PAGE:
Atrial fibrillation in women

Bias in medicine is a serious issue and while it is not the only factor in determining health outcomes, it can have a massive effect. Historically medicine has studied men’s bodies as a proxy for all. This has led to some women shaped blind spots in medicine. Marielle Kloosterman believes sex differences deserve more attention, not in the least to describe and define their role so that our evaluation and treatment of patients also accounts for sex differences. This requires ensuring adequate representation of women in future clinical trials and sex-specific analyses in the design of impending studies to study the similarities and differences between women and men. Understanding the biological and socio-cultural reasons for sex-specific differences may offer opportunities to help reduce the global burden of AF by allowing better clinical management of the whole patient population, women included.

More insight into the multifaceted aspects of this arrhythmia is needed. Marielle studies patient populations with atrial fibrillation, focusing on underlying risk factors and sex differences. Atrial fibrillation is a chronic, complex, highly prevalent disease with significant morbidity and no cure.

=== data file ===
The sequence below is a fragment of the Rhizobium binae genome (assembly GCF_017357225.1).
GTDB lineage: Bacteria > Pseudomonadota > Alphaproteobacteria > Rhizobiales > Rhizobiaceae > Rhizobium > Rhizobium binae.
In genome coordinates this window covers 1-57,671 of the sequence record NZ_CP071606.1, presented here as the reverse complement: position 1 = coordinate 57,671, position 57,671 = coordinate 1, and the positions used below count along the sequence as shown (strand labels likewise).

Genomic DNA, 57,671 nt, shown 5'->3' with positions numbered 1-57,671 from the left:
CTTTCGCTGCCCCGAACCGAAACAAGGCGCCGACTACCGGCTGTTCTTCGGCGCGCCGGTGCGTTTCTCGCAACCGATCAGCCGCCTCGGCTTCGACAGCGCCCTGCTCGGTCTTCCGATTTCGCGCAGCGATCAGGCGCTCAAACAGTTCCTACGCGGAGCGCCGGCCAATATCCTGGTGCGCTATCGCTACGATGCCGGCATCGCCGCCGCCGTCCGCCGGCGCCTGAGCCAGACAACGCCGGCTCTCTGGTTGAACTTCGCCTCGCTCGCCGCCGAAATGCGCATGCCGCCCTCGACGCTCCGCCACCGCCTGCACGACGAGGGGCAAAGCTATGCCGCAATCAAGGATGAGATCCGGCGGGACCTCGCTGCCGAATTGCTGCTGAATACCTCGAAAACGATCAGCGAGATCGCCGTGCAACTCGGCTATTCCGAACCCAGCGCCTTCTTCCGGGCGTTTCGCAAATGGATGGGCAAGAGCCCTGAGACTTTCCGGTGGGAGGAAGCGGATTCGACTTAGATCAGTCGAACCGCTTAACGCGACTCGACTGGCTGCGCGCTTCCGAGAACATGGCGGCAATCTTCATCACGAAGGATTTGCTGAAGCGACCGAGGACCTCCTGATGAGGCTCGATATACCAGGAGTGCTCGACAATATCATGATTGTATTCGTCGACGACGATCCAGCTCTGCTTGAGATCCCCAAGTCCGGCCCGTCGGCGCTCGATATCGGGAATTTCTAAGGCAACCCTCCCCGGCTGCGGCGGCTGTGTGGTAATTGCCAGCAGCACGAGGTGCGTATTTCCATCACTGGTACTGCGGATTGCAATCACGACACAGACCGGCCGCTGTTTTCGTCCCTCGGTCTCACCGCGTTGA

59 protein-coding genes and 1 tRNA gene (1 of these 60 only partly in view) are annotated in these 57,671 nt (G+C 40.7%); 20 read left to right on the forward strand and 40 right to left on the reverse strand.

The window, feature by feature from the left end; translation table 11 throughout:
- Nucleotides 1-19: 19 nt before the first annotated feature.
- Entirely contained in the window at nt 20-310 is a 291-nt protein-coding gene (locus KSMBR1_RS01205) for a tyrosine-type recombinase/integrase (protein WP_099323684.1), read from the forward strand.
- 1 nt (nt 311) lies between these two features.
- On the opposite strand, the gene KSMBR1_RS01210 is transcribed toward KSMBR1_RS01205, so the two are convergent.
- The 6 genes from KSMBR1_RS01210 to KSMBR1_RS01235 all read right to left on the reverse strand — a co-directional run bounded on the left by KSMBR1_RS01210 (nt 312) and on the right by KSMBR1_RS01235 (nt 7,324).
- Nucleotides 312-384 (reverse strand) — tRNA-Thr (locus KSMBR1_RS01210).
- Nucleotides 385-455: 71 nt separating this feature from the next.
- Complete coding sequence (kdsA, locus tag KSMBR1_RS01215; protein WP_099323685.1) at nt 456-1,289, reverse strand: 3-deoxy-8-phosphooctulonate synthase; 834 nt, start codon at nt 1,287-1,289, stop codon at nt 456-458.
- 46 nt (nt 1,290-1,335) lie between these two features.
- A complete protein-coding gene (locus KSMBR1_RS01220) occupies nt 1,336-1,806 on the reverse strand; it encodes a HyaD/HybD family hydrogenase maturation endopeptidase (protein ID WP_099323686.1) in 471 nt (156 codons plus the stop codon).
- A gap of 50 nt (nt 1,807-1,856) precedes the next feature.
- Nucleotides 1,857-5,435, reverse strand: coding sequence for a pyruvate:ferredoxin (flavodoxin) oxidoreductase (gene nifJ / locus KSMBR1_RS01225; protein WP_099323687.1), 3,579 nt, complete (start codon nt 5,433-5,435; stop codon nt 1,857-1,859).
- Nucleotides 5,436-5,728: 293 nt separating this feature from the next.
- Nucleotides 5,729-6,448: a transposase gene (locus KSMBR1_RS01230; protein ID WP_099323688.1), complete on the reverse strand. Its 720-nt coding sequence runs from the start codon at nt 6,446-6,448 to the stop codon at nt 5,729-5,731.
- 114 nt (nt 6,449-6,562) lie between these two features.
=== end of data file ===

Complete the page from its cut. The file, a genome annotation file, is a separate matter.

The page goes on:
Marielle recently showed that women experience more accumulation of risk factors than men and had a worse quality of life in a sub-analysis of women with permanent atrial fibrillation enrolled in the RACE II study. This lower quality of life in women, especially in the physical domains, was strongly associated with the higher risk factor burden in women.  This higher prevalence of multimorbidity in older women is consistently observed in the literature, and worrisome since risk of AF, hospitalization, and death in patients with AF is strongly associated with the level of multimorbidity.

It is known that important sex-specific disparities exist in rate- and rhythm control strategies in women and men. There is a tendency to treat women more conservatively with a rate-control approach, despite their higher symptom burden and lower quality of life. Marielle also demonstrated that women and men experienced uniform benefit in terms of effectiveness in maintaining short-term sinus rhythm, increase in quality of life, and cognitive. The fact that women can achieve similar results as men is an important reason to offer catheter ablation to women.

Marielle is supervised by Isabelle van Gelder and Michiel Rienstra and successfully defended her thesis on Wednesday the 23rd of November, 2020.


This is the first post in a series that highlights our projects related to sex differences in heart disease. A new post is published every two weeks.

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